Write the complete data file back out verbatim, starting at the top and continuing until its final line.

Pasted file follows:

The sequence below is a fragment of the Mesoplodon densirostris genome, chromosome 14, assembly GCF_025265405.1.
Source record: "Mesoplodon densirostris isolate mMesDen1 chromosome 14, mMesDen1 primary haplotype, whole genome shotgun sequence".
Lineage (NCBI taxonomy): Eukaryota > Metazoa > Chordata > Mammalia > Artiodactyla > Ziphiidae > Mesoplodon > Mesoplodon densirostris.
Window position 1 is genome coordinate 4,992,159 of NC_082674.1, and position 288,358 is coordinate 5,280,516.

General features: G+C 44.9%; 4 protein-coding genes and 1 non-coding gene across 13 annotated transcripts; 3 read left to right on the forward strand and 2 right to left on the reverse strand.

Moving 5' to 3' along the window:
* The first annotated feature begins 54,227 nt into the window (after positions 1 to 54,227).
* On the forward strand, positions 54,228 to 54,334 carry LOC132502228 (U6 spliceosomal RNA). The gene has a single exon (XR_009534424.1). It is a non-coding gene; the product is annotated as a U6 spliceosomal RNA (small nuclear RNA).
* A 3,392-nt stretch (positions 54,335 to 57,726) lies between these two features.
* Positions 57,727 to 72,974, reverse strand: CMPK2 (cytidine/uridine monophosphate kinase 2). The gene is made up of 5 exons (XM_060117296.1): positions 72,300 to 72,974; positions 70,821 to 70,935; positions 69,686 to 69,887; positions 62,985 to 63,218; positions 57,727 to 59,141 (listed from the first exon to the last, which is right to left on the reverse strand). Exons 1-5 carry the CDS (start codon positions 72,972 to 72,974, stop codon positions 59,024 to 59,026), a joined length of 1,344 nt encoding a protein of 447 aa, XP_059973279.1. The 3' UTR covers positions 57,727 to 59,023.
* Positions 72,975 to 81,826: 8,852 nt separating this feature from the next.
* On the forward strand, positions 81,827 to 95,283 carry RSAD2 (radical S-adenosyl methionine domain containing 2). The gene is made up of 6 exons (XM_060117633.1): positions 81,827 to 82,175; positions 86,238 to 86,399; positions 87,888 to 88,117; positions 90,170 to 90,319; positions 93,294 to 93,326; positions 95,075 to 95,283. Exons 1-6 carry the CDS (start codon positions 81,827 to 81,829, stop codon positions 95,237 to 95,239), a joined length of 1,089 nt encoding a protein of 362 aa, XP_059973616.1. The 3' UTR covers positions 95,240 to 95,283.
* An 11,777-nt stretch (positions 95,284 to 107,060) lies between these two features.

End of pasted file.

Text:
The sequence below is a fragment of the Mesoplodon densirostris genome, chromosome 14, assembly GCF_025265405.1.
Source record: "Mesoplodon densirostris isolate mMesDen1 chromosome 14, mMesDen1 primary haplotype, whole genome shotgun sequence".
Lineage (NCBI taxonomy): Eukaryota > Metazoa > Chordata > Mammalia > Artiodactyla > Ziphiidae > Mesoplodon > Mesoplodon densirostris.
Window position 1 is genome coordinate 4,992,159 of NC_082674.1, and position 288,358 is coordinate 5,280,516.

General features: G+C 44.9%; 4 protein-coding genes and 1 non-coding gene across 13 annotated transcripts; 3 read left to right on the forward strand and 2 right to left on the reverse strand.

Moving 5' to 3' along the window:
* The first annotated feature begins 54,227 nt into the window (after positions 1 to 54,227).
* On the forward strand, positions 54,228 to 54,334 carry LOC132502228 (U6 spliceosomal RNA). The gene has a single exon (XR_009534424.1). It is a non-coding gene; the product is annotated as a U6 spliceosomal RNA (small nuclear RNA).
* A 3,392-nt stretch (positions 54,335 to 57,726) lies between these two features.
* Positions 57,727 to 72,974, reverse strand: CMPK2 (cytidine/uridine monophosphate kinase 2). The gene is made up of 5 exons (XM_060117296.1): positions 72,300 to 72,974; positions 70,821 to 70,935; positions 69,686 to 69,887; positions 62,985 to 63,218; positions 57,727 to 59,141 (listed from the first exon to the last, which is right to left on the reverse strand). Exons 1-5 carry the CDS (start codon positions 72,972 to 72,974, stop codon positions 59,024 to 59,026), a joined length of 1,344 nt encoding a protein of 447 aa, XP_059973279.1. The 3' UTR covers positions 57,727 to 59,023.
* Positions 72,975 to 81,826: 8,852 nt separating this feature from the next.
* On the forward strand, positions 81,827 to 95,283 carry RSAD2 (radical S-adenosyl methionine domain containing 2). The gene is made up of 6 exons (XM_060117633.1): positions 81,827 to 82,175; positions 86,238 to 86,399; positions 87,888 to 88,117; positions 90,170 to 90,319; positions 93,294 to 93,326; positions 95,075 to 95,283. Exons 1-6 carry the CDS (start codon positions 81,827 to 81,829, stop codon positions 95,237 to 95,239), a joined length of 1,089 nt encoding a protein of 362 aa, XP_059973616.1. The 3' UTR covers positions 95,240 to 95,283.
* An 11,777-nt stretch (positions 95,284 to 107,060) lies between these two features.